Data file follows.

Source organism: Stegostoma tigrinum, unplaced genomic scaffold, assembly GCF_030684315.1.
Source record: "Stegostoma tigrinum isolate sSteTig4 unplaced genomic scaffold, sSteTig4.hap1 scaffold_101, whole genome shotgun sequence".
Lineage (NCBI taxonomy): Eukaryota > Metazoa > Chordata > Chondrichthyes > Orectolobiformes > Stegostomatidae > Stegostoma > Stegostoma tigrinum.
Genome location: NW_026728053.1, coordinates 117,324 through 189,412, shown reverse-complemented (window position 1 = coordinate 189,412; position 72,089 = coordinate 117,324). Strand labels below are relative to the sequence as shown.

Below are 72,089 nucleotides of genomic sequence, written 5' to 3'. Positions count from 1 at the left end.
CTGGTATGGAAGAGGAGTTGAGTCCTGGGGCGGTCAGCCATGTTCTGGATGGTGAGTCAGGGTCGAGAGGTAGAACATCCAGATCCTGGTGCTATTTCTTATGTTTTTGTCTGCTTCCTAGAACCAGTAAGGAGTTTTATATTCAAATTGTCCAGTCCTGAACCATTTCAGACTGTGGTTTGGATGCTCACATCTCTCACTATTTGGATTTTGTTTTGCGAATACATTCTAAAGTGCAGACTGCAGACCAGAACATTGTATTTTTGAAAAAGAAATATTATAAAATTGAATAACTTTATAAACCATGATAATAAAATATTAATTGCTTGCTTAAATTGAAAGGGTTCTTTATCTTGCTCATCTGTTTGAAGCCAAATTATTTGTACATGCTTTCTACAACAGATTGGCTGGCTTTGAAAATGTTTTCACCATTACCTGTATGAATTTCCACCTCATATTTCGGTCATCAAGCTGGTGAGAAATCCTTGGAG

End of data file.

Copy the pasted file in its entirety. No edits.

Source organism: Stegostoma tigrinum, unplaced genomic scaffold, assembly GCF_030684315.1.
Source record: "Stegostoma tigrinum isolate sSteTig4 unplaced genomic scaffold, sSteTig4.hap1 scaffold_101, whole genome shotgun sequence".
Lineage (NCBI taxonomy): Eukaryota > Metazoa > Chordata > Chondrichthyes > Orectolobiformes > Stegostomatidae > Stegostoma > Stegostoma tigrinum.
Genome location: NW_026728053.1, coordinates 117,324 through 189,412, shown reverse-complemented (window position 1 = coordinate 189,412; position 72,089 = coordinate 117,324). Strand labels below are relative to the sequence as shown.

Below are 72,089 nucleotides of genomic sequence, written 5' to 3'. Positions count from 1 at the left end.
CTGGTATGGAAGAGGAGTTGAGTCCTGGGGCGGTCAGCCATGTTCTGGATGGTGAGTCAGGGTCGAGAGGTAGAACATCCAGATCCTGGTGCTATTTCTTATGTTTTTGTCTGCTTCCTAGAACCAGTAAGGAGTTTTATATTCAAATTGTCCAGTCCTGAACCATTTCAGACTGTGGTTTGGATGCTCACATCTCTCACTATTTGGATTTTGTTTTGCGAATACATTCTAAAGTGCAGACTGCAGACCAGAACATTGTATTTTTGAAAAAGAAATATTATAAAATTGAATAACTTTATAAACCATGATAATAAAATATTAATTGCTTGCTTAAATTGAAAGGGTTCTTTATCTTGCTCATCTGTTTGAAGCCAAATTATTTGTACATGCTTTCTACAACAGATTGGCTGGCTTTGAAAATGTTTTCACCATTACCTGTATGAATTTCCACCTCATATTTCGGTCATCAAGCTGGTGAGAAATCCTTGGAG